12 How does trafficking work? Exploitation Sexual exploitation (streets, bars, brothels, massage parlors, saunas, call-girl, escort agencies) Forced labor (agriculture, fishery, construction, mines, sweatshops, catering) Domestic servitude Street begging or peddling Forced military service Organ removals

13 How do traffickers control their victims? Coercion and Control Mechanisms Debt bondage; Isolation (physical, or linguistic); Use of violence and fear; Use and threat of reprisal against victims’ families.

14 Trafficked persons usually.. 1. Fear their traffickers 2. May not see themselves as victims 3. May suffer ‘‘Stockholm Syndrome’’ 4. May have PTSD & memory loss 5. May not trust police 6. May feel responsible for a family debt 7. May not speak local language/cultural differences 8. May be confused with migrant smuggling……

15 Why are criminals in the trafficking “business”? Personal Gain One of the most lucrative crimes in the world; Few risks for traffickers (lack of legislation, corruption, lack of law enforcement); Low cost of doing business; Victims can be repeatedly exploited or sold.

16 Human Trafficking vs People Smuggling


18 Differences between trafficking and smuggling Essential Elements of the Trafficking Definition: Means:Threat or use of force or other forms of coercion, abduction, fraud, deception, abuse of power or a position of vulnerability or giving or receiving of payments or benefits to achieve the consent of a person having control over another person Activity:Recruitment, transportation, transfer, harbouring, receipt of persons Purpose:Financial or in kind profit through exploitation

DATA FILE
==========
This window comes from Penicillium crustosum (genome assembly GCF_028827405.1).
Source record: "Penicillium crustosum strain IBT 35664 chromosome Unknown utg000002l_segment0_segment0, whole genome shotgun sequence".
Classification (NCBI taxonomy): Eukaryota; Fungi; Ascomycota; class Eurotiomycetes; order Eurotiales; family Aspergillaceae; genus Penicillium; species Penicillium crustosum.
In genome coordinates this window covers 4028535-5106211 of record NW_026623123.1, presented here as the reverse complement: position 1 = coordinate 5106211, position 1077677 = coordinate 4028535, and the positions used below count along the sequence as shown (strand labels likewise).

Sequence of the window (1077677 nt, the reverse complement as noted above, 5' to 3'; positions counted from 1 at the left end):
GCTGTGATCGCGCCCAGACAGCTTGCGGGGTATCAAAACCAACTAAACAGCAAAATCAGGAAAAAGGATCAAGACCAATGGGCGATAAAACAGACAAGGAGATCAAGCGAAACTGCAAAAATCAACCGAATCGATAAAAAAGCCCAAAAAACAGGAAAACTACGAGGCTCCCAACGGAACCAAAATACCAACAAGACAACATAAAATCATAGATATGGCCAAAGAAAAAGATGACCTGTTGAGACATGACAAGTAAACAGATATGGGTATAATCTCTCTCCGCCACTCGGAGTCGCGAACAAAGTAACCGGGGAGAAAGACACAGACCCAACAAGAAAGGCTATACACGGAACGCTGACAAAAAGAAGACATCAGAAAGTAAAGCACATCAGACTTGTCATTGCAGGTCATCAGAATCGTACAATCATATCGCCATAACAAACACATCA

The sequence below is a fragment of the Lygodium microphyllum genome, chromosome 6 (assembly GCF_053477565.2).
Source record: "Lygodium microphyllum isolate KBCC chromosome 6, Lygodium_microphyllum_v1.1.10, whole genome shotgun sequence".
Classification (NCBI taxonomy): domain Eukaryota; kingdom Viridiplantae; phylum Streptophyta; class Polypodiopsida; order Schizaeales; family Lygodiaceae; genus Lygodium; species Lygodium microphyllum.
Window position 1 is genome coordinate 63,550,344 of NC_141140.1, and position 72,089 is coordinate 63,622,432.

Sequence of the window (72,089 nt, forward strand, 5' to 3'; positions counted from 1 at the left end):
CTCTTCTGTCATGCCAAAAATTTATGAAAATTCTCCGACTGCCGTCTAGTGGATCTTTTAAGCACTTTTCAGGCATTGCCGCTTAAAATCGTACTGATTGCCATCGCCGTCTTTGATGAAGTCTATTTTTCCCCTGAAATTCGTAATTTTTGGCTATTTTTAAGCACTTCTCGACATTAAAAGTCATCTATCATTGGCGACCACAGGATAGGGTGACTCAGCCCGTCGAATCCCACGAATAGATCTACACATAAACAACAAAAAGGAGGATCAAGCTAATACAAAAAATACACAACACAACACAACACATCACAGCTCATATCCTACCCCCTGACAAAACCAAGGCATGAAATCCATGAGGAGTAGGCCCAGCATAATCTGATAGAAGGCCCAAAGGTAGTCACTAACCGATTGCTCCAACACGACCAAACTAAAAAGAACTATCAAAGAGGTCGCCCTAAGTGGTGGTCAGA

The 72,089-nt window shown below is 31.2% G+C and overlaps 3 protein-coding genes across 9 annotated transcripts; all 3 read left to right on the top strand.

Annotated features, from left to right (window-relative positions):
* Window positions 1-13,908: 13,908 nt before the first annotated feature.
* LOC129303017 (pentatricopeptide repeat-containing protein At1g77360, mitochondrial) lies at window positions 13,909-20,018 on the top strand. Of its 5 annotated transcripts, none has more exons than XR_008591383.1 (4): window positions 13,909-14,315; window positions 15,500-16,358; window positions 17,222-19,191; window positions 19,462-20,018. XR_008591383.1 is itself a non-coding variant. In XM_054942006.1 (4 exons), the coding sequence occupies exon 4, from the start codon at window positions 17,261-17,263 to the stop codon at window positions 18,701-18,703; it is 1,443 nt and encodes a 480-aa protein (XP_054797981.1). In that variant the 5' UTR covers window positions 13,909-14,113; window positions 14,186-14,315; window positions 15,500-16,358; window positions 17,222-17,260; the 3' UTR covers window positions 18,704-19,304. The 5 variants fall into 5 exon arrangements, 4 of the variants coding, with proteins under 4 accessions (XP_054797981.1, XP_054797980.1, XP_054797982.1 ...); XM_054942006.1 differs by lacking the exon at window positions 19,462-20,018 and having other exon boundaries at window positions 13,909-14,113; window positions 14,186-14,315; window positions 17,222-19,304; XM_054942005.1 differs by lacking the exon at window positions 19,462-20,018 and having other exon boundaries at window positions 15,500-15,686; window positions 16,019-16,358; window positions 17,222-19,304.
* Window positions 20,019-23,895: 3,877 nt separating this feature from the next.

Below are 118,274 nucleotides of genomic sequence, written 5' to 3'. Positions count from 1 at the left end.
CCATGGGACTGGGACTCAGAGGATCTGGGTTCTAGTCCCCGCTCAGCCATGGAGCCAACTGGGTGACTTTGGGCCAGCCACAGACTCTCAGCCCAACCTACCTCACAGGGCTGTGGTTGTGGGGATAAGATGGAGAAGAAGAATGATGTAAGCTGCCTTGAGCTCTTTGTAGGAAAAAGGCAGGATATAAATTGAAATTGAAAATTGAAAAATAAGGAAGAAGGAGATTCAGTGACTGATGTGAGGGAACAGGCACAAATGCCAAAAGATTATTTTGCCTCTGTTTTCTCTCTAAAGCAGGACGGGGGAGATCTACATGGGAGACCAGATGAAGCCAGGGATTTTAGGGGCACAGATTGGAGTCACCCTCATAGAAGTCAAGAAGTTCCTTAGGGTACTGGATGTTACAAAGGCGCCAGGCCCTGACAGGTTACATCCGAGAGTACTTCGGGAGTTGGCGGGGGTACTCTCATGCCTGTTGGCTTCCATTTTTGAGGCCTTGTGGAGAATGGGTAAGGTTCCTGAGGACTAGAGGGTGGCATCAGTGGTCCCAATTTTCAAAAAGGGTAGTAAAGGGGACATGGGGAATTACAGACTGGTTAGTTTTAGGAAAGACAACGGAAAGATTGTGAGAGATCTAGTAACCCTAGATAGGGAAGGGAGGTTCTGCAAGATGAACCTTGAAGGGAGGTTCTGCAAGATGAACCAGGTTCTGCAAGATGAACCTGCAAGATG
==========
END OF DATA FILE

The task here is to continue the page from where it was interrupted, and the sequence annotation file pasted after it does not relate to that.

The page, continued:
19 Differences between trafficking and smuggling Essential Elements of the Smuggling Definition Means:No element of distortion of the free will of the person, either by force, deception or abuse of power. In most smuggling cases, the intending irregular migrants seek and initiate the contact with smugglers themselves to realize their objective of crossing the border into a third country illegally Activity:Transportation and transfer of persons Purpose:Financial profit from the illegal border crossing

20 Difference between Trafficking and Smuggling 3 DifferencesTraffickingSmuggling 1. How money is made Exploitation of victimHelping people cross borders illegally 2. The question of consent (agreement) Potential victim agrees to travel on basis of false information Client agrees to travel with full information about journey, destination and costs 3. Relationships  Trafficker-Victim  Smuggler-Client Trafficker-Victim Relationship continues in country of destination Smuggler-Client Relationship ends once border is crossed in country of destination

21 Differences between trafficking and smuggling Remember: Trafficking is a violation of human rights and coercion for exploitation Smuggling is an organized illegal border crossing

22 Case Studies